Finding Joy in the Midst of Suffering

We listen to K-love almost exclusively in our family and pretty much every morning after I drop my husband off at work and am driving to the hospital to spend some time with N, some guy named Jud Wilhite comes on and starts talking about breaking things. He quotes Charles Spurgen who said, “Whenever God means to make a man great, he first breaks him into pieces.” Wilhite goes on to reference 1 Peter where it says that we all suffer trials to purify and strengthen our faith as gold is purified and strengthened in a fire. Wilhite encourages listeners that if we are being broken it is actually a good thing and we should trust the process and not give up because God is breaking us to remake us into someone He can use to fulfill His purposes. And every morning when I hear this, I respond– out loud, “I’m pretty much as broken as I get God! Can we get to the remaking part now?”

This inevitably startles H who starts crying from the backseat as if to punctuate the idea of suffering.

Our family has endured a lot over the last 14 months and the trials just seem to keep coming. I personally haven’t been well since September with colds giving way to sinus infections and a little bit of the stomach flu thrown in for good measure. My dear husband has been battling similar illnesses, chronic migraines and difficulties at work. N has had several colds and bacterial infections on top of the larger issues with her omphalocele and lungs and we seem to be stuck in a state of limbo, unable to really move forward in her treatment.

And there is always the normal life stuff that gets tough some times:

How do I buy a month’s worth of groceries for a family of 3 with $100… 

Do we pay this bill or that bill or buy diapers?

The car is out of gas and it’s a week until pay day…

Can we get assistance?

No! You make too much money!

But our daughter….

No! You make too much money!

But we can’t pay our bills……

No! You make too much money!

The roof is caving in— literally! (and figuratively!)

I pray and pray and pray and ask and ask and ask for healing, for peace for a break and God seems silent and at times maybe even absent. I feel like I understand David when he wrote in Psalm 22;  “My God, my God, why have you forsaken me? Why are you so far from saving me, so far from my cries of anguish? My God, I cry out by day, but you do not answer, by night, but I find no rest.”

But then I look back on the last 14 months.

And I see God’s provision: We have a roof over our heads and there is always food in the fridge and pantry and even though on paper the debts far outmatch the money coming in, we have managed to pay all our bills, handle the repairs,  keep gas in the car, and even paid off three credit cards and spoiled our girls for Christmas.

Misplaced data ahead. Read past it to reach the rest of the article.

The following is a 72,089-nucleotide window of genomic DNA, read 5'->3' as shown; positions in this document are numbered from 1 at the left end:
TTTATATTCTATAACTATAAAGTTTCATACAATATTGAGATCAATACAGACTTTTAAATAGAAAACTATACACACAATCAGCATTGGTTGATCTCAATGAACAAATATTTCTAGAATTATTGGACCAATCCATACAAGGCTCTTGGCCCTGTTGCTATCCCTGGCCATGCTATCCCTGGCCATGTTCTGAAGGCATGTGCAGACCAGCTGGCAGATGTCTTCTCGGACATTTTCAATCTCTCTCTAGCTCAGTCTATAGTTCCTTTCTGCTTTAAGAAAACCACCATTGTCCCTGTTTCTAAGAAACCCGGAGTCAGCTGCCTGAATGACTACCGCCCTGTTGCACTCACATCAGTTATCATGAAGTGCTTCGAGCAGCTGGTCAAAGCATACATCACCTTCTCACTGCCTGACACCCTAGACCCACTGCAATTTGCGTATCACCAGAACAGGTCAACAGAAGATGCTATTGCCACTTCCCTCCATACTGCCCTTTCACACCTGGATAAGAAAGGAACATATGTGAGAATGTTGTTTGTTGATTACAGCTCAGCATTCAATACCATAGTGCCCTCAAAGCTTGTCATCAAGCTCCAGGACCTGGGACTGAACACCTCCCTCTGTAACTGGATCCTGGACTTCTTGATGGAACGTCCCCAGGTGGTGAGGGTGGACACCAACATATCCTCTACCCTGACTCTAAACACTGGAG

I see His providence: He has brought the right people into our lives at the right time to help care and nurture us through this season whether it is the nurses, doctors and social workers or unexpectedly moving us to a new church that provided new friends and support that we didn’t know we needed.

I see His grace and His unmerited favor: I spent a lot of the Christmas season feeling very angry about the situation we are in. Angry that we were spending another holiday season in the hospital, angry that I wasn’t getting my way. And that anger led to a weakening of my faith and depletion of my joy, but God showed me His grace. He gave our pastor a word at church last weekend regarding someone who had become so steeped in negativity about their situation that they had let it steal their joy and that God was calling to them to repent and to set their eyes back on Him and I sat there and wept because I knew it was me that Pastor Matthew was talking about and that God still saw me and was still calling me to Him. That He wasn’t going to let me sit in my despair and anger anymore.

I see His mercy: Throughout all of N’s illnesses she is still with us, in the community of families affected by omphaloceles there are a lot of families who aren’t able to say the same. God has not yet answered the prayer for a miraculous healing of her omphalocele or her lungs but He has kept her from having the heart defects, physical abnormalities and other life threatening issues and complications that tend to go along with having an omphalocele. He has saved her life more than once due to issues with her lungs including a mucus plug that occurred after a trach change and caused her to stop breathing completely.

And, as David goes on to say in Psalm 22: “Yet you are enthroned as the Holy One; you are the one Israel praises.In you our ancestors put their trust; they trusted and you delivered them.To you they cried out and were saved; in you they trusted and were not put to shame.”

When the Israelites called out to God to save them, He always came through. It very rarely looked the way they wanted but everything they endured ended up changing them for the better. Which has me thinking, maybe the breaking down and remaking aren’t two separate steps that we have to complete but rather being remade is a natural byproduct of submitting, in our suffering, to God and His infinite wisdom. In doing so we are allowing Him to strip away the pieces of us that are shattered and worn and sharp and harmful to us and others and what is left is who God intended us to be.

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